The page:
Two Poems

Adrienne Oliver



This room is bare. This room is bare
and we are alone in it. This room is bare,
and we are alone in it, invisible
stars in the blankness.

An announcer stands enter, holding a blank rectangular card. As they speak, lights dim to a spot directly above them. 

III. in September, there were earlier sunsets, and also you died.

We took up a love affair with spaghetti squash, twirling tendrils of farm’s
majesty about forks, stabbing at feelings on pooling, butter-slick plates.
Child of promise, splayed in pieces on a street whose name I could not
pronounce because I never really committed to Spanish. Some days. Then,
we arrived home to a blackbird beady-eyed on the mat. ‘Mothers aren’t
meant to mourn their babies,’ psssh. Any mother worth her weight knows
that’s the whole of it. Death is an anthology of small things like the cold
porch, or the distance between the moon and Vietnam, or the exact shade
of pink that spread, blotchy, across her weepy round face. Most weeks, I stay
alive so my last draft won’t be my last draft. I asked Shame for tea, just to
talk. How you doin’, sis? ‘Bout the same. Imagine! Gave old girl the perfect
opening, and she just hung around the door asking after the baby. She’s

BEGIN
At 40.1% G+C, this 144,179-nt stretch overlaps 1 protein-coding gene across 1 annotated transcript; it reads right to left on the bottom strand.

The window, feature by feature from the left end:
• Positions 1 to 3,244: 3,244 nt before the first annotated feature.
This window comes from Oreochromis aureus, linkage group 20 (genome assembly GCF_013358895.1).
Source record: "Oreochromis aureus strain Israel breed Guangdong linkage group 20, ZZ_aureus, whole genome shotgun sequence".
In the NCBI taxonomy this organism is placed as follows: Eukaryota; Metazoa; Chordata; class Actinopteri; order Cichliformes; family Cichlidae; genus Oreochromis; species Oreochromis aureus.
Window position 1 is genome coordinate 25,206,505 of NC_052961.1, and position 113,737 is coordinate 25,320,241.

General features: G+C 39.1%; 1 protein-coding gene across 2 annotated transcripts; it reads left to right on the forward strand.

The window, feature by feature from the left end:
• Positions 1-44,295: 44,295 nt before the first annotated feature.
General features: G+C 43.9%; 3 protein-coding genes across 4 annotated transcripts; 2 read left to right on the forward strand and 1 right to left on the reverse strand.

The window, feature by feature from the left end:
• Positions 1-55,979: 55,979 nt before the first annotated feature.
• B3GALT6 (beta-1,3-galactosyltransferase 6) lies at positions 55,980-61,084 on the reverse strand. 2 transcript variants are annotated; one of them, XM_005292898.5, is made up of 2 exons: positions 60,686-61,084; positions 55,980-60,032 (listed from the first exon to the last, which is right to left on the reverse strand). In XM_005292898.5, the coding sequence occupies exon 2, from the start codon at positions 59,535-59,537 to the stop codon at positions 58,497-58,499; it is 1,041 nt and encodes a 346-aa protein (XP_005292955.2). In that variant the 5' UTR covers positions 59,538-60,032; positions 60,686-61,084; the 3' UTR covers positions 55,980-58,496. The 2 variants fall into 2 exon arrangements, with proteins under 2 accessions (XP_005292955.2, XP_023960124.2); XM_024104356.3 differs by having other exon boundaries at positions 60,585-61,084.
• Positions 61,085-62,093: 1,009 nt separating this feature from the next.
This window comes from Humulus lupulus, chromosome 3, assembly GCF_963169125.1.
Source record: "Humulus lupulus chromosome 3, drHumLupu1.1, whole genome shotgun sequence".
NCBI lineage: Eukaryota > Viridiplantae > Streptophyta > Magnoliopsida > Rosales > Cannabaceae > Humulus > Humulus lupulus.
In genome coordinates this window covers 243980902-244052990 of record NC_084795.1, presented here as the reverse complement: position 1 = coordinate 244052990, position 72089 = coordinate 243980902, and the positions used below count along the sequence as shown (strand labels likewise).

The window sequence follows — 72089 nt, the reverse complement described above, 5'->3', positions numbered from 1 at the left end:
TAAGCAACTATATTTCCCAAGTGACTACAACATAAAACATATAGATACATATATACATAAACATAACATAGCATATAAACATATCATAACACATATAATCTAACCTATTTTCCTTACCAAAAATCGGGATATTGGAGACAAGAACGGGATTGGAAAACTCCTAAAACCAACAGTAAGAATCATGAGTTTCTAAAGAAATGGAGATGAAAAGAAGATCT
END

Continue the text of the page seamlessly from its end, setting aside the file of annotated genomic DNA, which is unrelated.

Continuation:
working hard to make herself useless in the end times. I tried a sharp red
lipstick, and we’re thinking of giving up the cat. The elfling mimics nature
documentaries now and etches sturdy Ps, and I allowed two sets of lips to

kiss mine.

The announcer folds the card. 


Poet, or woman on earth: 

Lights out.
In black, an orchestra tunes.
Playback: audio transcript.



Projection: Sweet Thing, No. 76.

woman speaks. 

Silence isn’t quiet. Quiet is the sound of
homes falling asleep or car traffic dying
down and restaurants clearing out, or
when my child sneaks off to play alone. 

A chorus of muscular brown bodies
enter the space from all corners,
below and above, until a constellation forms.
From their ranks the Allmother emerges. 

Silence is the echo of expectation. Stalled
breath awaiting touch or a firm breast
waiting for the milk to let down, the lost
check; a sharp fermata. 


I must teach my love to be loud like this. I
must teach my love to be symphonic awe.
I will grow children wild and flowers free.
I will saunter wide, stop time. 


A man enters with a tape recorder in hand.

He set the machine on the table. 

In hushed wreckage, may I be the tonic.

He stops the machine.